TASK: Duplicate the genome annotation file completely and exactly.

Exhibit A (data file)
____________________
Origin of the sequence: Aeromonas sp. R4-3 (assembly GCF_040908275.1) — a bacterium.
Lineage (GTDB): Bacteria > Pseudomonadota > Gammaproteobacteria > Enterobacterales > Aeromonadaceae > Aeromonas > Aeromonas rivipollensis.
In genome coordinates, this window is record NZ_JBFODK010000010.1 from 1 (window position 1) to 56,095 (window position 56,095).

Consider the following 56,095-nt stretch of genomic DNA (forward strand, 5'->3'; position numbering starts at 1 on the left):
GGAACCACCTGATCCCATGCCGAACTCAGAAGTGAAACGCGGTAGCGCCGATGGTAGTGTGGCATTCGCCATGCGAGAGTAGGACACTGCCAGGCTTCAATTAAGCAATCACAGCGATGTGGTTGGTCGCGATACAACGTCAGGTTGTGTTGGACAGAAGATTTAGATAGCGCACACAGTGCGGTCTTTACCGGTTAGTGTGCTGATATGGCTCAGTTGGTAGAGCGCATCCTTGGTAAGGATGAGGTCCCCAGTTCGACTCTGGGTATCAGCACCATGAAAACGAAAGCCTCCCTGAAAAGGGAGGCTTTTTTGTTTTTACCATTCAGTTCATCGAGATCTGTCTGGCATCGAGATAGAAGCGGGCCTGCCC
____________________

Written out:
Origin of the sequence: Aeromonas sp. R4-3 (assembly GCF_040908275.1) — a bacterium.
Lineage (GTDB): Bacteria > Pseudomonadota > Gammaproteobacteria > Enterobacterales > Aeromonadaceae > Aeromonas > Aeromonas rivipollensis.
In genome coordinates, this window is record NZ_JBFODK010000010.1 from 1 (window position 1) to 56,095 (window position 56,095).

Consider the following 56,095-nt stretch of genomic DNA (forward strand, 5'->3'; position numbering starts at 1 on the left):
GGAACCACCTGATCCCATGCCGAACTCAGAAGTGAAACGCGGTAGCGCCGATGGTAGTGTGGCATTCGCCATGCGAGAGTAGGACACTGCCAGGCTTCAATTAAGCAATCACAGCGATGTGGTTGGTCGCGATACAACGTCAGGTTGTGTTGGACAGAAGATTTAGATAGCGCACACAGTGCGGTCTTTACCGGTTAGTGTGCTGATATGGCTCAGTTGGTAGAGCGCATCCTTGGTAAGGATGAGGTCCCCAGTTCGACTCTGGGTATCAGCACCATGAAAACGAAAGCCTCCCTGAAAAGGGAGGCTTTTTTGTTTTTACCATTCAGTTCATCGAGATCTGTCTGGCATCGAGATAGAAGCGGGCCTGCCC